One of the biggest reforms the Bharatiya Janata Party-led government had sought to come up with was an insolvency law which would make winding up companies easier, and hence ensure lenders, who had large amounts of funds locked into these non-performing companies, were able to recover a significant portion of their money. Linked to this big move was also the ease of doing business, and the ability of banks and promoters of companies which had gone sick to be able to turn the page on the problem and move on. And so, when the Insolvency and Bankruptcy Code (IBC) came into force in 2016, there was justifiable cheer all around, with the corporate sector, financial markets, and even foreign investors lauding the government’s move and resolve to push through what was seen as one of the more thorny pieces of the economic reforms roadmap.

Cut to 2018, and the picture looks vastly different. While the IBC has been able to bring several cases to the negotiating and bidding table, the experience over the past several months has been one of confusion, protracted legal wrangles, decisions being challenged in the courts, and a woeful lack of clarity on when the cases would actually be resolved. The National Company Law Tribunal (NCLT), the forum which is to decide on the insolvency cases, and the resolution professionals appointed by the lenders under the code, are stretched. Meanwhile, bidders have been challenging various aspects of the law, and major amendments to the code to debar certain categories of bidders have already come into force. Bilateral negotiations have come up where a bidder has bypassed the NCLT mechanism and directly sought to acquire a company undergoing the insolvency process. There are twists and turns on a daily basis in many of the high-profile cases before the NCLT, with heavyweight bidders battling it out for infrastructure companies such as Essar Steel and Binani Cement.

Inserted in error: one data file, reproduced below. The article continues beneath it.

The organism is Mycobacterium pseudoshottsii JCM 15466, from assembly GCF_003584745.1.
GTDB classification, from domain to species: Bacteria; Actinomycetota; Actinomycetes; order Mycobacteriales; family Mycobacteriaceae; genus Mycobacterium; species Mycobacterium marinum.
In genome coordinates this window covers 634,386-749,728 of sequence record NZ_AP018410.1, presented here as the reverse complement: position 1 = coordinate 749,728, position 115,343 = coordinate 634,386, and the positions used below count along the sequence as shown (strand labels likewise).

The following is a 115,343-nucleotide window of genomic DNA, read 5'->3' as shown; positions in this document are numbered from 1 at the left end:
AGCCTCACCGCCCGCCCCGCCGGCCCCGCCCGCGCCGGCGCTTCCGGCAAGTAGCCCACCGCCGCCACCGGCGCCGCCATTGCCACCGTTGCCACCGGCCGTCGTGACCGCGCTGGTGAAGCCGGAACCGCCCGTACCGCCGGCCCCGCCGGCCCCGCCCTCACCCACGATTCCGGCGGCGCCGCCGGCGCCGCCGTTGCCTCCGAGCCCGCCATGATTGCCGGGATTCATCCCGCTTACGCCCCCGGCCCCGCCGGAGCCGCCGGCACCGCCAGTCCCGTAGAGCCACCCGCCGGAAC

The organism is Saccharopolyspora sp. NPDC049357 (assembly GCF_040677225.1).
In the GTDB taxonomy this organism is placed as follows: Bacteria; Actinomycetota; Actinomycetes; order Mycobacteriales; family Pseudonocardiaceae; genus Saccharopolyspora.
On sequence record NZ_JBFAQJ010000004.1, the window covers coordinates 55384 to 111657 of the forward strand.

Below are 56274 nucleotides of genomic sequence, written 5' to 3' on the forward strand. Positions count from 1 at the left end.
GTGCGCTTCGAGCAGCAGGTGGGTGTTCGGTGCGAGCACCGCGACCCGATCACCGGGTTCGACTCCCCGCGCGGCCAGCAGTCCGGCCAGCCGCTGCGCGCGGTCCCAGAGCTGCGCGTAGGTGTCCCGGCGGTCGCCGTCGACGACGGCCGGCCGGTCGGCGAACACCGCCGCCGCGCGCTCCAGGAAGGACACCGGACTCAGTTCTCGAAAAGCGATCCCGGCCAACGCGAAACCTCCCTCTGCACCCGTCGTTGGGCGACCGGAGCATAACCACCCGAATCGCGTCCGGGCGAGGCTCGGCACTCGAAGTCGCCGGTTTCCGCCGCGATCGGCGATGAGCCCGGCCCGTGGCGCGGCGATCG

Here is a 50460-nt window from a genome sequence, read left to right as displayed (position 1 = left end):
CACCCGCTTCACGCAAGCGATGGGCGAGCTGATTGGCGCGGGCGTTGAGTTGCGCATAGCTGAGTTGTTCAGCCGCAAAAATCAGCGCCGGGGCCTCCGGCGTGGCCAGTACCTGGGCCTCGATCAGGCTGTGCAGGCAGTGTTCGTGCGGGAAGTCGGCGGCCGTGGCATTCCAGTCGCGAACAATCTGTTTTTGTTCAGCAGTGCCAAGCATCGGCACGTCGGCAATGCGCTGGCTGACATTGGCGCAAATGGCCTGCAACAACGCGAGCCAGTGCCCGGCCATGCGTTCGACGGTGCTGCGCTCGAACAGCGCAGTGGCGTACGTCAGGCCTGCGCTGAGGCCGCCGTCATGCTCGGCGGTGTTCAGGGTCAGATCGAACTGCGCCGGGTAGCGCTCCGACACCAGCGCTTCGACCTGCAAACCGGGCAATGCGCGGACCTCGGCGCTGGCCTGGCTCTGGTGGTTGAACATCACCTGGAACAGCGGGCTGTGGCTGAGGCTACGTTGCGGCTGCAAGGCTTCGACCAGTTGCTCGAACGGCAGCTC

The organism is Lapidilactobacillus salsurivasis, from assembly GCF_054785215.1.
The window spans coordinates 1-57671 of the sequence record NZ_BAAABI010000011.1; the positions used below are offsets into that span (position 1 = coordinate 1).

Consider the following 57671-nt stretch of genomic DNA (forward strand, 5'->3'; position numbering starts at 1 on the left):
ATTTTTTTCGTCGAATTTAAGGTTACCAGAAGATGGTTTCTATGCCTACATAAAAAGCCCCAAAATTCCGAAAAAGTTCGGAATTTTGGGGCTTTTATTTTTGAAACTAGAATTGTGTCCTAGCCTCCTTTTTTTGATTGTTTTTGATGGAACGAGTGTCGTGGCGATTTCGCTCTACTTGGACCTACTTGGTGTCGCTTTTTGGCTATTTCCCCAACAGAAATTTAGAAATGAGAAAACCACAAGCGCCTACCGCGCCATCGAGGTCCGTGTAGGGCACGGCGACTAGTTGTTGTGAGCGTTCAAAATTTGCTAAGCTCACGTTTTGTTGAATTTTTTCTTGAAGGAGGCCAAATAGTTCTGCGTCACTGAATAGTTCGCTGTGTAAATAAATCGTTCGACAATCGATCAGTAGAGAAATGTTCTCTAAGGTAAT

In our cover story in this issue, Ashish Gupta and Debabrata Das deconstruct the challenges facing the insolvency process and find out what’s going wrong and whether there are solutions in sight to ensure that a law born out of good intentions does not fall prey to shoddy implementation. Opinion is divided even among the players key to the process. While Aditya Mittal of ArcelorMittal agrees that the code does provide a transparent process for disposal of distressed assets and Puneet Dalmia of Dalmia Bharat calls it “the biggest reform story in India’s capitalist history”, others like J. Sagar Associates partner Divyanshu Pandey say promoters are also seeking to maximise gains by finding loopholes in the code. The government, then, will need to act quickly to plug the gaps in the code which some see as a hurried and inadequately-drafted law which may not end up serving its purpose. That needs to happen fast if lenders are to recover the mountain of non-performing assets stuck in these sick companies.

Elsewhere in this issue, we bring you the Fortune list of the World’s 50 Greatest Leaders. That’s a formidable lineup, which, significantly, has human rights lawyer Indira Jaising (number 20), Reliance Industries chairman Mukesh Ambani (number 24), and architect Balkrishna Doshi (number 43) from India. The number one slot goes to The Students of Marjory Stoneman Douglas and other schools in the U.S. that were victims of gun violence.

(The Fortune India May 2018 issue is on stands. Subscribe here)